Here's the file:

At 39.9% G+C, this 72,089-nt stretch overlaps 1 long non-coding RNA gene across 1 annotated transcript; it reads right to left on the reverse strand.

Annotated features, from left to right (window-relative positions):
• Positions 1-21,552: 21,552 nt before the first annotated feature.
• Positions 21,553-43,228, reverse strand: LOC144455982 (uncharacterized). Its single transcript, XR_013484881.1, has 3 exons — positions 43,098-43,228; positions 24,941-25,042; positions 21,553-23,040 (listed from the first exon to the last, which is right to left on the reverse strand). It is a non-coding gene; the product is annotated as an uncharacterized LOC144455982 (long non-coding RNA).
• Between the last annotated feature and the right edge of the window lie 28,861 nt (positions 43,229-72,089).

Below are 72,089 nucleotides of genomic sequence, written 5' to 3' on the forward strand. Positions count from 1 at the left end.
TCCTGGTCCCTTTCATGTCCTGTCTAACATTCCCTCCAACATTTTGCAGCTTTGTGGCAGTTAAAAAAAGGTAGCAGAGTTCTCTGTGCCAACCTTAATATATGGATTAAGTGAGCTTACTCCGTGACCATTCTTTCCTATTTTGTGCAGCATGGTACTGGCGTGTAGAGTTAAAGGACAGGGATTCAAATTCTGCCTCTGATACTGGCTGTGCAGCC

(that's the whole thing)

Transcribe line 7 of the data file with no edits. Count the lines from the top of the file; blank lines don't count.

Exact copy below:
TCCTGGTCCCTTTCATGTCCTGTCTAACATTCCCTCCAACATTTTGCAGCTTTGTGGCAGTTAAAAAAAGGTAGCAGAGTTCTCTGTGCCAACCTTAATATATGGATTAAGTGAGCTTACTCCGTGACCATTCTTTCCTATTTTGTGCAGCATGGTACTGGCGTGTAGAGTTAAAGGACAGGGATTCAAATTCTGCCTCTGATACTGGCTGTGCAGCC